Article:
We made use of private taxis for bus station transfers and the odd half-day excursion. Typically they’d be Ladas which were pretty common on the roads of every Cuban city we visited. I’d say about half of them had been modified, sporting huge drain-pipe or even sewer-pipe sized exhausts!

3 1970's Lada cars parked in a street in Camagüey

Lovely examples of the more original, unmodified Ladas we saw. From front to back, I think they’re an AvtoVAZ VAZ-2103 (exported from Serbia as the Lada 1500); It’s precursor and first AvtoVAZ car the VAZ-2101 (Lada 1200/1300); and the yellow one at the back is likely an earlier revision still, as it more closely resembles the car the other 2 are based on, the Fiat 124. 3 generations in a street!

Russian Kamaz truck, Camagüey

Familiar to us from our travels in Russia is the Russian brand Kamaz. We saw plenty of their trucks on the main roads

There are mechanical garage services like we have here in the UK, but we also saw a bit of roadside maintenance being carried out in the street too..

Inside the boot of a classic 1950's American car in Old Havana, propped open and full of tools

An advantage of a huge car is the boot can hold all the tools for an owner’s workshop, like this one in a back street in Havana’s Old Town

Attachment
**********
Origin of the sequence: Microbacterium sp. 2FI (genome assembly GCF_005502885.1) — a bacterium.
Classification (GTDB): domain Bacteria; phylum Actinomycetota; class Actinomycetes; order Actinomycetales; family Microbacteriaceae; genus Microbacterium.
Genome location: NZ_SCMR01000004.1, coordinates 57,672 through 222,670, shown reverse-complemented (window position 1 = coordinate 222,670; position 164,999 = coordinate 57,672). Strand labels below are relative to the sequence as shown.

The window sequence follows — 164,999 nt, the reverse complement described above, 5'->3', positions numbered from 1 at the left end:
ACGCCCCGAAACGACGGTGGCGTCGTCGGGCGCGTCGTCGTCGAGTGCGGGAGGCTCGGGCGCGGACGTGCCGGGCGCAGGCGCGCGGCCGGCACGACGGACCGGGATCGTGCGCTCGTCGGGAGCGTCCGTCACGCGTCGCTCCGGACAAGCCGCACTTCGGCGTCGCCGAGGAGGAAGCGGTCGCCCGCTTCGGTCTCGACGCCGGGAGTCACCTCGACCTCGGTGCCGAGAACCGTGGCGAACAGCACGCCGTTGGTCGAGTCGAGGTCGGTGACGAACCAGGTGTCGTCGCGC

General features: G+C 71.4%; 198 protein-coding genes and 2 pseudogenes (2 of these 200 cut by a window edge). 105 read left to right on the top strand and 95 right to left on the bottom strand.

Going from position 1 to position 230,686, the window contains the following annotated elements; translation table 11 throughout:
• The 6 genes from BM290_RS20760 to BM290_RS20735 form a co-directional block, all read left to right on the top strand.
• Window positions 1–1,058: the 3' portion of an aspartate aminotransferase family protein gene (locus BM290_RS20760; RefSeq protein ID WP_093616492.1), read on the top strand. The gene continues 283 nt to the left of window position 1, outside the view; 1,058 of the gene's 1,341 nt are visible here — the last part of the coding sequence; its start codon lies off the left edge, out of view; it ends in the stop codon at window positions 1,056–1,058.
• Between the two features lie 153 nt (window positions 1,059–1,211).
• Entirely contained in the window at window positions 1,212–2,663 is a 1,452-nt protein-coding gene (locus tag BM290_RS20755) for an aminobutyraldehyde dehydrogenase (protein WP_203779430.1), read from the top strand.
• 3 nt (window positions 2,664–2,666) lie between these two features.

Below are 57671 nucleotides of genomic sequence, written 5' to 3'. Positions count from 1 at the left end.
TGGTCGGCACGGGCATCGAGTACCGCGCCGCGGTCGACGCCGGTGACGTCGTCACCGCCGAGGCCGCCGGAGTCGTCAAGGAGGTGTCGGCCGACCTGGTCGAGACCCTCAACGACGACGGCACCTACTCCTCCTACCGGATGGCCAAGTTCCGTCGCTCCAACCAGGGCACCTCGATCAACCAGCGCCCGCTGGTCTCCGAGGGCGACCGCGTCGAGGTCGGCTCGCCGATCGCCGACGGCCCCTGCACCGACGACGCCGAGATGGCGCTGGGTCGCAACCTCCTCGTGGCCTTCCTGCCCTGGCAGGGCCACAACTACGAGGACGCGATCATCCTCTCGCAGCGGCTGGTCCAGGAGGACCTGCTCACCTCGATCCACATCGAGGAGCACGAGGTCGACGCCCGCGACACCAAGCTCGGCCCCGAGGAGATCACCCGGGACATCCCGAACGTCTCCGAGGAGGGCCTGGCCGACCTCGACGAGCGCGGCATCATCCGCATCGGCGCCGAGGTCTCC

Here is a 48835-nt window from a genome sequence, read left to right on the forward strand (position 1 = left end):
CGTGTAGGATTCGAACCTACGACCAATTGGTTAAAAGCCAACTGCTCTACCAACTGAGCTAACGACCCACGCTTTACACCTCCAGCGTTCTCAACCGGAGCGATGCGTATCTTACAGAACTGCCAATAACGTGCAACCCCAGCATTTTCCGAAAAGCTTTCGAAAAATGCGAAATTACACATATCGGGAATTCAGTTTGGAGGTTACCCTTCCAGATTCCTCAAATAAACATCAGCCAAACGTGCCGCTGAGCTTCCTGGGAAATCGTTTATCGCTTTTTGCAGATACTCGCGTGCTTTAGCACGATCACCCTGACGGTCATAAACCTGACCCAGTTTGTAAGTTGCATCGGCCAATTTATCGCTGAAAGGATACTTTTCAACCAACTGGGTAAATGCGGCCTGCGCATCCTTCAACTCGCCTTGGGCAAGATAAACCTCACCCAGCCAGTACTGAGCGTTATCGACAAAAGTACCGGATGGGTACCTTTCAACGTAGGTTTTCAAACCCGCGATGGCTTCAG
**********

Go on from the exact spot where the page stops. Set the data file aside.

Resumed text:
Resprayed

We also saw a couple of chassis that had been stripped and resprayed, though I’m not sure this particular shade was one of the manufacture’s original swatches..

The result of the restorations are amazing – even though we were in Cuba for 6 weeks, we never tired of looking at them and we never saw two cars exactly alike either..

Metallic Blue 1950's Chevrolet Bel Air

A 1954 Chevrolet Bel Air 2-door Hardtop in a lovely metallic baby-blue

Metallic red 1950's Chevrolet

And a slightly newer Bel Air Sport Sedan from 1957. Chevrolet was the most common marque of classic car we saw in Cuba, which isn’t surprising given how popular they were in 50s and 60s America

Unsurprisingly, the cars in the best condition were to be found nearest the tourist money in Havana and Varadero. We found that the main road along the Varadero peninsula was ideal for classic car spotting..

Bright Pink Pontiac, Varadero

A two-tone pink and white Pontiac

Blue 1950's Mercedes-Benz W120

There were very few non-American classics from the 1950s, but we did spot this Mercedes-Benz W120

Oldsmobile 98 Second Generation, Holguin

We spotted this near pristine Oldsmobile 98 sitting in a back street in Holguin. It looked even better when the sun came out!

Ford Fairlane 500

I really liked seeing the whitewall tyres, and they’re a lovely complement to the paintwork on this beautiful Ford Fairlane 500

Line of classic cars in San Martin, Havana

And speaking of paintwork, there was always a line up of gleaming, vibrant motorcars at the end of Parque Central opposite the Gran Teatro de la Habana

Sunset on the Malecón

Havana’s Malecón was another great place to spot cars as it’s on the itinerary of all the classic car tours

One thought on “Cars and transport of Cuba: a photo essay

  1. Mum & Dad

    Some years back I saw a bumper sticker on an Oldsmobile which read ‘Real Steel Rules’. Seems the point is proven with so many still making folks smile in your photo’s. Happy days when gas guzzlers were the way to go!

    Reply